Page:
10 Country: Bozo's First Love - WALB.com, South Georgia News, Weather, Sports

10 Country: Bozo's First Love

October 16, 2007

Douglas --- Workers on the assembly line at Lark United Manufacturing, makers of cargo trailers, depend on a forklift driver who brings them almost everything from heavy axles to pieces of steel.

"It has its ups and downs," says Stanley "Bozo" Davis, known to his friends as Bozo.

He experiences a lot of them. "Off and on the forklift about 500 times a day," says Bozo, pulling a completed trailer to the yard for inspection and delivery.

"I've been driving a forklift for 37 years," says Bozo with a smile. "I've always liked it because I'm always doing something different."

Bozo is as dependable as gravity, and that dependability extends to a special place in his life.

 "When I walk out there on the mound, I want to think I can beat any team I face," says Bozo while sitting in the baseball dugout at an almost forgotten field in Broxton, a few miles north of Douglas.

History supports his winning attitude.  "I have around 730 wins and almost 200 losses lifetime," says Bozo with obvious pride.

A self-taught pitcher who can throw a baseball 70 miles per hour through the strike zone. "I'm faster than people think I am," says Bozo.

 He plays in the Georgia State League, a group of semi-pro teams, with players old enough to be his grandchildren.

He's 73 years old.  "I feel young," says Bozo. "I threw a no-hitter when I was 70."

 "He drinks from the fountain of youth before he gets on that mound," says Mike Altis, an outfielder for the Effingham County Cyclones.

"Everybody thinks it's going to be a piece of cake hitting off him. He strikes a bunch of us out," says Joey Pittman, the Cyclones pitcher.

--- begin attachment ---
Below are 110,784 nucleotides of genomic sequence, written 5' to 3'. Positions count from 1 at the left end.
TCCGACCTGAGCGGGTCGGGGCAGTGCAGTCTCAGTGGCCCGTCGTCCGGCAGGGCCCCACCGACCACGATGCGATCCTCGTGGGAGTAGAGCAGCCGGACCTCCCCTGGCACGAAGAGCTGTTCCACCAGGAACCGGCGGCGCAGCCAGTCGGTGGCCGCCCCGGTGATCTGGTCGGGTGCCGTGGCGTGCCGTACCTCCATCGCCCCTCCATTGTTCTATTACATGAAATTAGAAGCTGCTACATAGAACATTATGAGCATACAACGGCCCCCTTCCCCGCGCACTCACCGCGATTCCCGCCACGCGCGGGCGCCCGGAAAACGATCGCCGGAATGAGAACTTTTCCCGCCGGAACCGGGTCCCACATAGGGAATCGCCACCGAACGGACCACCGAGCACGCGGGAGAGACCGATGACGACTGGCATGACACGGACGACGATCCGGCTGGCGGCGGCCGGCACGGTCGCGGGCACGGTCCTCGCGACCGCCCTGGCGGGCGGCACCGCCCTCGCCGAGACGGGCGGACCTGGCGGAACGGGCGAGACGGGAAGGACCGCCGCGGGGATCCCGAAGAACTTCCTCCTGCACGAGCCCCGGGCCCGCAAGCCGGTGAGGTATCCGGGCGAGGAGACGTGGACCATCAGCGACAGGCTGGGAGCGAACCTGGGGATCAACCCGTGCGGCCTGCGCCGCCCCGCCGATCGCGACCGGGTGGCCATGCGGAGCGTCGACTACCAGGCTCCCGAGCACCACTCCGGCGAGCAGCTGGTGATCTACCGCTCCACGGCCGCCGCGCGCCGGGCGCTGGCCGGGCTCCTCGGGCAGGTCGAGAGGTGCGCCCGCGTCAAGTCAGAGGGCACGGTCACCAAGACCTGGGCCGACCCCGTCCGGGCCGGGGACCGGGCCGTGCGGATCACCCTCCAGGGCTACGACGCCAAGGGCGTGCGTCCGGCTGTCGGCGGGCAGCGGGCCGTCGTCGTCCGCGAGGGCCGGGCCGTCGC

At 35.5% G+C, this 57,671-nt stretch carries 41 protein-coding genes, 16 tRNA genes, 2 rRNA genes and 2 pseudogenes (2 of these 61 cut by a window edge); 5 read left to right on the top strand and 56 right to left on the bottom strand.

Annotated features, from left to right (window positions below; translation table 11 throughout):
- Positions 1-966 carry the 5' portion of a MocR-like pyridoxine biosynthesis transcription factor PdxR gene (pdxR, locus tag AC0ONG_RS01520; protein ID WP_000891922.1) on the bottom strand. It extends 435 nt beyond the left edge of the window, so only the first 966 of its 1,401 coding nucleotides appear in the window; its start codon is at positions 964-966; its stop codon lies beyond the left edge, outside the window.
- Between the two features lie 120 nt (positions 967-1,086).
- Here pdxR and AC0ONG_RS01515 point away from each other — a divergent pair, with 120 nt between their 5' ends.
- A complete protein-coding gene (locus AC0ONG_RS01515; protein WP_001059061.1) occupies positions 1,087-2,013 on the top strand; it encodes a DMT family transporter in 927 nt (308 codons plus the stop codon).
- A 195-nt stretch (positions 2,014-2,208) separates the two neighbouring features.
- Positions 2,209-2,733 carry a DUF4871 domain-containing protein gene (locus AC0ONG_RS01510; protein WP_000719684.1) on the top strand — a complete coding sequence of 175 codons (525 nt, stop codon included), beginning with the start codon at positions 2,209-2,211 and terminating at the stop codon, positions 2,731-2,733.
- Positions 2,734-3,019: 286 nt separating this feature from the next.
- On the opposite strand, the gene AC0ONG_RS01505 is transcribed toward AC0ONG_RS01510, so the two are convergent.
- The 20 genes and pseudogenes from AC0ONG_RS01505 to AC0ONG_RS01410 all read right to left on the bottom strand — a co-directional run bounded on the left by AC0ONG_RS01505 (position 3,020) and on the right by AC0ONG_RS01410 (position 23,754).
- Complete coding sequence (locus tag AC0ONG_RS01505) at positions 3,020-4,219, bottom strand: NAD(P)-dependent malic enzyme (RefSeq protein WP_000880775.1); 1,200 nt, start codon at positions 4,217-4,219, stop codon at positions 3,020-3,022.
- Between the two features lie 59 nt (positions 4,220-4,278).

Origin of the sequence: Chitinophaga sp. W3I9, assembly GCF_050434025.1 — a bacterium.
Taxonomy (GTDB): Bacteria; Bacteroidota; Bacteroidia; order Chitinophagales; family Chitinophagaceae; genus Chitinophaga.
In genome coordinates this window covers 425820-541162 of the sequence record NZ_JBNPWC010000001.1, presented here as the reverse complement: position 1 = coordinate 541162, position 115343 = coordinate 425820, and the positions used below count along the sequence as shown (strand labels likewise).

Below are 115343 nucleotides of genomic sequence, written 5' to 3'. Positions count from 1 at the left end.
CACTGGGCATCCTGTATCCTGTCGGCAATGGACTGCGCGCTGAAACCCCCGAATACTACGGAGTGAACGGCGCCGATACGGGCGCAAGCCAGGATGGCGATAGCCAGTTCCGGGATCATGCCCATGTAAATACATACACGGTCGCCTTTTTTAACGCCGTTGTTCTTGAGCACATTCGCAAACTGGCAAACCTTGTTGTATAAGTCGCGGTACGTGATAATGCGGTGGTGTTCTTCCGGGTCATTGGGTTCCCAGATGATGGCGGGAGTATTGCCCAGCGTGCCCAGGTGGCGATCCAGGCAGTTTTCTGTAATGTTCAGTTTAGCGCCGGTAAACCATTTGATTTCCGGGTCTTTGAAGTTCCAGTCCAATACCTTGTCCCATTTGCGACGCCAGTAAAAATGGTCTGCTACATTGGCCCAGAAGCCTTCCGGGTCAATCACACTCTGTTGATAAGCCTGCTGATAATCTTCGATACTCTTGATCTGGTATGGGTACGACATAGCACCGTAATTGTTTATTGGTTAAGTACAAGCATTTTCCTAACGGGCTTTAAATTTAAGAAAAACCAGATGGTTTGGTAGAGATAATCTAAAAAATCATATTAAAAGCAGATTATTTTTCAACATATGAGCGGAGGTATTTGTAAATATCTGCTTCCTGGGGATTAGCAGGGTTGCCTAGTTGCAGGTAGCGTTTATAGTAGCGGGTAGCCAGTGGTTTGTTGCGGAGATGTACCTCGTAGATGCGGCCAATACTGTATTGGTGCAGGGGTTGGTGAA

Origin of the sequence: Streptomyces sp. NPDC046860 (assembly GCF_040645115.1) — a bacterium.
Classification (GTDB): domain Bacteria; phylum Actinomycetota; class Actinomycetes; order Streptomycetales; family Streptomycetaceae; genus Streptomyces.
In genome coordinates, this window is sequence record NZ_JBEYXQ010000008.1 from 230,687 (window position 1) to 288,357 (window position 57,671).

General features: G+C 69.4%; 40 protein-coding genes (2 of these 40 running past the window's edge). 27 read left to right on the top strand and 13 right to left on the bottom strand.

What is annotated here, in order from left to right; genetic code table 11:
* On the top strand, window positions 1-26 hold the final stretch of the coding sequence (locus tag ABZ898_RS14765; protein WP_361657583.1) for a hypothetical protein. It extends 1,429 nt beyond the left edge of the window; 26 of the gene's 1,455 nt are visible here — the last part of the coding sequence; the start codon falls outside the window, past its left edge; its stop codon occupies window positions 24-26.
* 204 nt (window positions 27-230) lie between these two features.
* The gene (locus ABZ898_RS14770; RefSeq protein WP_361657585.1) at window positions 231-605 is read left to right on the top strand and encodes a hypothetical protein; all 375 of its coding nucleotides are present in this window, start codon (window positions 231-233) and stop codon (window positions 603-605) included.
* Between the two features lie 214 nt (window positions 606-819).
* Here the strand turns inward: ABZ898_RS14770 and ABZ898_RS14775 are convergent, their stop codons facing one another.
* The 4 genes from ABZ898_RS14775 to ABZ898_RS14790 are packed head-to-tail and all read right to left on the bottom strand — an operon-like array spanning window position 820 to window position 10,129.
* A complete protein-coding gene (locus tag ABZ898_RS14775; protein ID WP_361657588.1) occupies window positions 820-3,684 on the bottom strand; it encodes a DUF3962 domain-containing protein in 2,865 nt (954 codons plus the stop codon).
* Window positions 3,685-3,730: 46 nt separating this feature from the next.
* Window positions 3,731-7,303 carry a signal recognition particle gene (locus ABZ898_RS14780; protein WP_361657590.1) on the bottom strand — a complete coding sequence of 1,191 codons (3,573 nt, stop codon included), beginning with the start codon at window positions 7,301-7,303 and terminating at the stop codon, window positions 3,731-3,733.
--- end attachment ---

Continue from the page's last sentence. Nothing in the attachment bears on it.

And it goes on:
"His fast ball is right there," adds Mike, pointing to an imaginary strike zone.

Bozo credits six decades of exercise and clean living for his longevity. "I never drank, never smoked, never drank a cup of coffee and certainly no drugs," says Bozo.

His talent got him noticed by a major league team in the 50s. He played for a Cincinnati Reds farm team, pitched all spring practice, and on opening night of the season, he walked away from one love and went to another.

"I honestly had no idea that's what he had done," says Mamie Tarrant, the woman he left baseball for. "I'm sorry that he did that."

He intended to marry her, but Mamie's parents forced her to give up on Bozo. "At 14 you do what your parents dictate to you," says Mamie.

 "Her mother didn't cater to me to much," says Bozo who was 18 and heart broken.

 So, despondent about the rejection that he lost interest in baseball for almost 11 years. Baseball could rot as far as he was concerned.

He emotionally recovered when asked to join a team in 1962. It needed a pitcher who could beat a rival team from Fitzgerald. Bozo filled their need, not once, but four times while beating his romantic disappointment.

"You are no better than the team behind you and the team is no better that what you are," says Bozo.

He would pitch 55 more years with a question that lingers like his curve ball. "You always wonder: ‘Well, if I could have made it'," ponders Bozo, more than a half- century later.

His Douglas Braves team didn't make it through their championship series this year, losing to the Effingham County Cyclones, but Bozo knows the excitement of the game keeps him wound up.

 "I'll pitch until I can't be a winner," says Bozo when asked about retirement.

A winner who left baseball for a while, but baseball never left him.

 Bozo and  Mamie married other people, had their own families and later divorced their spouses. They remain good friends.

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